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James Randi Educational Foundation

An Encyclopedia of Claims, Frauds, and Hoaxes of the Occult and Supernatural

Introduction | "R" Reading | Curse of the Pharaoh | End-of-the-World Prophecies

Index | A | B | C | D | E | F | G | H | I | J | K | L | M | N | O | P | Q | R | S | T | U | V | W | Y | Z

Fox sisters The three Fox sisters were Katherine (circa 1836-1892; known as Kate), Leah (circa 1811-1890), and Margaret (circa 1833-1893). They lived in Hydesville, New York, near Rochester. (Hydesville no longer exists.)
      In 1848, when Katherine and Margaret were twelve and fifteen years old respectively, they began reporting that at night they heard strange rappings in their bedroom. On the night of March 31, the noises were so distracting that the family left the house after calling in witnesses. This was the birth of the whole spiritualism movement which in some parts of the world still flourishes.
      Following a sensational public exhibition of rapping at the Corinthian Hall in Rochester, and under the management of their older (by more than twenty years) married sister Leah, the girls went on tour exhibiting their skill before enthusiastic audiences in the United States and abroad.
      Scientists such as physicist/chemist Sir William Crookes were completely taken in by the act. After one séance in London in 1871, Crookes reported that  

      I have tested [the raps] in every way that I could devise, until there has been no escape from the conviction that they were true objective occurrences not produced by trickery or mechanical means.

      Leah Fox shed her husband, Fish, and married a wealthy New York banker named Underhill. Her younger sisters became a burden to her in her new social position, and she dumped them, becoming a sought-after medium in her own right.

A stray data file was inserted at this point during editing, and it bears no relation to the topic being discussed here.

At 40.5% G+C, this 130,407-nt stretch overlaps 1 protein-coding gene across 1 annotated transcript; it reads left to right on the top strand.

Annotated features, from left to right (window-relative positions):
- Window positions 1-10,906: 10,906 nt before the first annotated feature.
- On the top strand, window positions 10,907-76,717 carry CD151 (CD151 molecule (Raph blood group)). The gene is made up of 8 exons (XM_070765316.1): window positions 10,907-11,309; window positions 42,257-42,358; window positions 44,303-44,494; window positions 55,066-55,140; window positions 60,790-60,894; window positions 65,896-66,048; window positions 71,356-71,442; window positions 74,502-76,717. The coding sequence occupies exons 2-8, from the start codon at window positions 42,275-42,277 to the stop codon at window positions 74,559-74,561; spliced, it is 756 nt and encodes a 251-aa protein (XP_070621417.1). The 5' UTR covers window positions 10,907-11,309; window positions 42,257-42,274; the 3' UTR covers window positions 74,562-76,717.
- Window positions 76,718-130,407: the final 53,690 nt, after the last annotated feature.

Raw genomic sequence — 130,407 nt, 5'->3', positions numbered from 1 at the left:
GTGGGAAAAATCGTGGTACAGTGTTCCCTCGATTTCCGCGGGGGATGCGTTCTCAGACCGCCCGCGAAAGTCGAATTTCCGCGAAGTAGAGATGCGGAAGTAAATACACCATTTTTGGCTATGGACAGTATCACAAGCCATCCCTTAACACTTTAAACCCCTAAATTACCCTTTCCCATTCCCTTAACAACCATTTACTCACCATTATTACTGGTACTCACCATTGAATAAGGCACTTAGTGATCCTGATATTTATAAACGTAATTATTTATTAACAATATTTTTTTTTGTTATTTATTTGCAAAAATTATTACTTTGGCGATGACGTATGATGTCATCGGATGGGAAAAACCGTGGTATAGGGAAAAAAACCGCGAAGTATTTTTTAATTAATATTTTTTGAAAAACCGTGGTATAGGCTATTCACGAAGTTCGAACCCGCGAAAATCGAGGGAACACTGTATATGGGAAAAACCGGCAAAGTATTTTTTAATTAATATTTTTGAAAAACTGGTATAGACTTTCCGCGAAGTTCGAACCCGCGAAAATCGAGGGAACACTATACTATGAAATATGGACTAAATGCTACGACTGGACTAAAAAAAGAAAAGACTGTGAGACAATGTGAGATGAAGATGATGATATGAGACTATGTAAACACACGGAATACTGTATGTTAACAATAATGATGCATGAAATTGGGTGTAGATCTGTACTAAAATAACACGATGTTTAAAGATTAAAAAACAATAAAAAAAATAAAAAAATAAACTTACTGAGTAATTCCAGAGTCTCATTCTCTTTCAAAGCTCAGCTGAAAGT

Then in November 1888, the sisters publicly confessed that they had produced the raps by cracking their toe joints, a peculiar skill they each had. As for their earliest efforts as children, the bumps had been accomplished by fastening an apple to a string and surreptitiously bouncing it off the floor. In that same Hydesville house, in 1843, similar noises had been reported by earlier occupants. This would surely have been known to the sisters, and they doubtless made good use of a reputation already assigned to the residence.
      Katherine, married and known as Kate Fox Jencken, became a hopeless alcoholic and though she toured lecturing on her fraudulent past, she also held private séances. Arrested in 1888 for drunkenness and idleness, she lived from then on by begging and borrowing and died impoverished in 1892.
      Margaret (also known as Margaretta) Fox Kane toured for a while with sister Kate after they had both recanted their confessions, until the end of 1889, finally giving it up when Kate's (and her own) alcoholism made the lecture business impossible. She died a few months after her sister Kate, and followed her into a pauper's grave.
      The public confessions had done nothing to dampen the belief in the Fox sisters or the movement they had started. The believers expressed their regret at the fact that the sisters had been forced into lying, and spiritualism continued as if the confessions of the Fox sisters had never happened.

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